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Comments: Week of May 21, 2012


1. If Facebook is worth $100 billion, as the approaching IPO promises, it’s a credit to Mark Zuckerberg’s genius as CEO, Henry Blodget argued in a cover story on the company and its precocious leader (The Maturation of the ­Billionaire Boy-Man,” May 14). Some readers didn’t totally buy it. “A rather defensive profile of Mark Zuckerberg that seems designed to convince readers that Zuck having 57 percent of Facebook voting shares is a great idea,” wrote Nitasha Tiku at the New York Observer’s BetaBeat blog. “It would be easier to forgive Mr. Blodget if he spent some time in the magazine talking about why he thinks Facebook’s IPO will be ‘enormous Muppet bait,’ as he tweeted last week, rather than taking Zuck at his word.” Instead, she recommended a sidebar on “peak Facebook” by Paul Ford: “Mr. Ford argues that Facebook hasn’t peaked because of its OAuth service, which lets you log in to websites and apps. Having hundreds of millions of people use your product as an identity layer has a way of giving it legs. See, now that is brillz.” Rebecca Greenfield at the Atlantic Wire marveled at Zuck’s unlikely savvy: “Zuckerberg has somehow convinced the world that his Aspergers-like characteristics are working for him and the company. So even though Zucker­berg still hasn’t quite gotten over his Über-nerdy reputation, having ushered his company from dorm room start-up to the powerhouse it is today, his quirks, which he has toned down, come off as shrewd.” (At least one commenter wasn’t persuaded: “This is total fawning pro-IPO road show propaganda. Zuck was and still is an obvious sociopath.”) At Gawker, Maureen O’Conner mocked Blodget’s aggregation of his own article at his website Business Insider, prompting Gawker owner Nick Denton to dive into the comments thread to criticize O’Conner, praise Blodget, and express some ambivalent-at-best feelings about the direction of his own company. “Did you read the original piece? I did. It’s fucking fantastic. Best thing I’ve read about building a business—well, actually, way more than a business—in years.”

2. “My calling is to say, let justice roll down like waters and righteousness like a mighty stream,” Cornel West told Lisa Miller in a profile of the self-­proclaimed prophet and provocateur, who is returning to teach at Union Theological Seminary after almost a decade at Princeton and a recent high-profile falling-out with President Obama (I Want to Be Like Jesus,” May 14). “Oh wow,” tweeted @dreamhampton. “Cornel West can’t be happy with this New York mag profile.” Everyone else on Twitter seemed to agree: “@jesshopp: The NY Mag Cornel West profile is straight up rude”; @djbigdaddy called it “scathing.” Maybe too scathing, one reader at argued: “After reading it, we are clear that the writer finds Cornel West to be self-serving, hypocritical, mawkish, waffling, overrated, overhyped, an academic failure, a personal failure blah blah blah. But I’m not sure why we are supposed to care.” Not all readers found the portrait so harsh. “Professor West is a borderline clown in my regard, but I read this article with interest and it made him a much more sympathetic figure, to me,” wrote one commenter at ­ “It made me want to go back and read Race Matters, which I disregarded at the time as popcorn (though I am no expert).” Wrote another: “I’ve been critical of West for years, and find it refreshing to read testimonies by ex-colleagues who reveal the man’s basic sweetness. Besides, it is impossible to completely dislike any man who approaches women with ‘Marry me and be Queen of Black America!’ ”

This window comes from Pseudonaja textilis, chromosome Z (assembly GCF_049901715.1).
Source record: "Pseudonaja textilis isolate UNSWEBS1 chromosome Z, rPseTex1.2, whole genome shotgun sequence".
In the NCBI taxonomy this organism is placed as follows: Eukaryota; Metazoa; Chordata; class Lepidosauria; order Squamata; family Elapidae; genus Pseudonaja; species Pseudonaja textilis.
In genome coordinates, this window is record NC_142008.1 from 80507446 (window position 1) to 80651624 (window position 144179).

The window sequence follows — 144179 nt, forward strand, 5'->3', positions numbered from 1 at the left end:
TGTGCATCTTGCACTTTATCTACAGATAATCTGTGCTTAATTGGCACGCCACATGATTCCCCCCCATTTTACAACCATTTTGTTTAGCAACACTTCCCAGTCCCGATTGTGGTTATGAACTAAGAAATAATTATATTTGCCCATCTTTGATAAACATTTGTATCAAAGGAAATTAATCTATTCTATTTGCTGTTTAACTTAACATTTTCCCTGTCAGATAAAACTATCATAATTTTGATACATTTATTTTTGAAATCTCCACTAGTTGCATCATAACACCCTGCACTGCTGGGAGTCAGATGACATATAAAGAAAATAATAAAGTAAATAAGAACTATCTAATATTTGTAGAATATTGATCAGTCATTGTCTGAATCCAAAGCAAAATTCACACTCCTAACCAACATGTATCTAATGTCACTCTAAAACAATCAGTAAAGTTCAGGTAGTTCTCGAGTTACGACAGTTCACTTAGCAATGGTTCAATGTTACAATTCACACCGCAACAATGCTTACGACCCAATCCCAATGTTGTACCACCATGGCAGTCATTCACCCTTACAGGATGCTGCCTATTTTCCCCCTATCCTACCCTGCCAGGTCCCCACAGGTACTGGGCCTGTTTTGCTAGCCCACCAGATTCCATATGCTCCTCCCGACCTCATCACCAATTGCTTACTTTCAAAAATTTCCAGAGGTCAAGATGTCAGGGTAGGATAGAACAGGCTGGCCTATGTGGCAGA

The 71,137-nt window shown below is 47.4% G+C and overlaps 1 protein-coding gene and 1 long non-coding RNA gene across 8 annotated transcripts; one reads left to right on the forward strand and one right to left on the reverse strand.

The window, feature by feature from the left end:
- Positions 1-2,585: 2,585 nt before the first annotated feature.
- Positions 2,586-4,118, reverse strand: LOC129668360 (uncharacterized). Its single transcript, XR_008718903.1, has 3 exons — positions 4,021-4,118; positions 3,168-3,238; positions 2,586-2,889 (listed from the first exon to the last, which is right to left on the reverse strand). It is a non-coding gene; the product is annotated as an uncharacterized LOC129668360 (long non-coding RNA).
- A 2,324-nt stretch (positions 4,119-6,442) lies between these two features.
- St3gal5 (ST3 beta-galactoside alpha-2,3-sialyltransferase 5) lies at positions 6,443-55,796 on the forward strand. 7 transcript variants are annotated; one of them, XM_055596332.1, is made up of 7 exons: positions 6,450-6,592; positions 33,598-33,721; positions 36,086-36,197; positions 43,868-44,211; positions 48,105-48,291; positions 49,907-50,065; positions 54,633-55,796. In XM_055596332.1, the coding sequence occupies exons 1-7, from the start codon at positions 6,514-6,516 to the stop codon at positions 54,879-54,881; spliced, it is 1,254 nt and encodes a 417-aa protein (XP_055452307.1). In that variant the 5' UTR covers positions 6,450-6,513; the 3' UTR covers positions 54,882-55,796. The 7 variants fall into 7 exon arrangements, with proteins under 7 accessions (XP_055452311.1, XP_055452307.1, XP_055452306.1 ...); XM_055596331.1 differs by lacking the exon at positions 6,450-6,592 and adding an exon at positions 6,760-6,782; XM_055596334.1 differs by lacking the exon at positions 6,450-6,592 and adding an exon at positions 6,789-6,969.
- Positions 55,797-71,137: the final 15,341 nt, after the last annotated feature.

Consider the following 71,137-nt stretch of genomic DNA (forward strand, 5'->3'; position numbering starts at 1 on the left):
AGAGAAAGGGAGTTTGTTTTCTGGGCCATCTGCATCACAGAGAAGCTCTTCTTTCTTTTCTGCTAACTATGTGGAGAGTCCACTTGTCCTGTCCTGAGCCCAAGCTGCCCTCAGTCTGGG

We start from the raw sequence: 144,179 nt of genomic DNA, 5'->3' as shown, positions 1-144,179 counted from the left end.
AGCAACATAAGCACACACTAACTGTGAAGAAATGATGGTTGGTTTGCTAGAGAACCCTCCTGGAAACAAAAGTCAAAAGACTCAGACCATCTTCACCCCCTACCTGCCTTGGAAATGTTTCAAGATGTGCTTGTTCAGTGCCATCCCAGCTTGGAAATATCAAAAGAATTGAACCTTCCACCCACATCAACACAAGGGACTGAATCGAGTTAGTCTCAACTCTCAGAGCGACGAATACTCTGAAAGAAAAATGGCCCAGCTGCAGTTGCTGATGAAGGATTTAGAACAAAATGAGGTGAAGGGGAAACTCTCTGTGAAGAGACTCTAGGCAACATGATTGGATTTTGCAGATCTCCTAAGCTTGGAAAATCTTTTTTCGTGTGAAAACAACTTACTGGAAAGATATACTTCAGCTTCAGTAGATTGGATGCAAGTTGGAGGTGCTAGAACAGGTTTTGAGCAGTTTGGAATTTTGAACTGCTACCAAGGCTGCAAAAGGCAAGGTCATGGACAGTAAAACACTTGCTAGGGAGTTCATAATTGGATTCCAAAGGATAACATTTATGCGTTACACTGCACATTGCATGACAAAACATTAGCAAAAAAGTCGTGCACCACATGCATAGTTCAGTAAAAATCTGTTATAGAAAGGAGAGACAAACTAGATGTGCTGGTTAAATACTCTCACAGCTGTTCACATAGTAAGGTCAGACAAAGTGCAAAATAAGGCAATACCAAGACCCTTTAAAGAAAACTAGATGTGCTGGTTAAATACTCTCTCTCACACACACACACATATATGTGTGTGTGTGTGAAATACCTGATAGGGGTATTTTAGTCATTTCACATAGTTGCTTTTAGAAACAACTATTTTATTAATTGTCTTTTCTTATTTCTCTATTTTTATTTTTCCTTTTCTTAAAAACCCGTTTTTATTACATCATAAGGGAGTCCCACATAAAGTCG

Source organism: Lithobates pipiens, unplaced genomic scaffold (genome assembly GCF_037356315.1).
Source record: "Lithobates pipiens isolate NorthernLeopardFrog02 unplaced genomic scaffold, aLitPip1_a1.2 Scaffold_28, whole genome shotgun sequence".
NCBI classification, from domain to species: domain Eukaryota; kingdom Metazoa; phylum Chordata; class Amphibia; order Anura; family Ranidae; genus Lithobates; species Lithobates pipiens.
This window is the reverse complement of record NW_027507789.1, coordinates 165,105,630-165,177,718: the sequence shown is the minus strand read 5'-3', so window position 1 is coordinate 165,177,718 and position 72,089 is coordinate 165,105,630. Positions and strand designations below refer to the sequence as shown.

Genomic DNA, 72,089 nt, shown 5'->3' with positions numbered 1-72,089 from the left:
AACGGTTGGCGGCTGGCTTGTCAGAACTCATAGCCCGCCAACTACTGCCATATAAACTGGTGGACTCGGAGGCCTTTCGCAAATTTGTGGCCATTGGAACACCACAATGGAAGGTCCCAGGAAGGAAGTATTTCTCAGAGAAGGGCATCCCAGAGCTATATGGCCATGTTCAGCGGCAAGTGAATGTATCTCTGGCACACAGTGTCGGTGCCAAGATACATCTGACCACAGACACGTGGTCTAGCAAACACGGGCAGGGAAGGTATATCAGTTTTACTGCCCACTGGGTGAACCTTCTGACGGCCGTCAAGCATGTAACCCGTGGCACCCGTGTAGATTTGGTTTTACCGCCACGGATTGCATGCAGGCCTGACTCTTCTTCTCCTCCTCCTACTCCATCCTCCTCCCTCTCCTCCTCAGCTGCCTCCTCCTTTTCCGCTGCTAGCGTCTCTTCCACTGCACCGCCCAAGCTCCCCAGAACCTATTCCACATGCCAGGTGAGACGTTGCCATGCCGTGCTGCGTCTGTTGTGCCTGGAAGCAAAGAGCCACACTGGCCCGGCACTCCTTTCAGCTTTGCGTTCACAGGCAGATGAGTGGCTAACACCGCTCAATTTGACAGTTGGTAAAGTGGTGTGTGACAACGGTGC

3. Most readers were skeptical that 7-Eleven could really unseat the bodega for corner-store supremacy in New York. (The Big Gulp,” by Willy Staley, May 14). “This is the land of 24-hour delis and bodegas,” wrote one commenter at ­ “We don’t need a Japan/­Texas-based company to come tell us how to do ‘convenience.’ ” Another also questioned the chain’s “expertise”: “My questions would be, what kind of lousy business­people are you that you only just now saw market opportunity in Manhattan, and at this point, why does NYC need you? Many bodegas are terrible, but even the bad ones are as tenacious as cockroaches. And the good bodegas are paradisiacal—like the one in the Times Square area that has perfect black-and-white cookies and every kind of soda under the sun. I came back to the office one day with a Tab, and my colleague asked if I’d found a time tunnel somewhere in the vicinity.” But a couple of readers admitted to soft spots for the neon-and-fluorescent buffet. “I love a Slurpee and unhealthy nachos when I’m vulnerable about life.” And another: “I’ll say this—the 7-Eleven on 23rd and Park has the best morning coffee layout of any of the bodegas in the area. I’m a believer in small businesses, but I also know a superior product when I see it.

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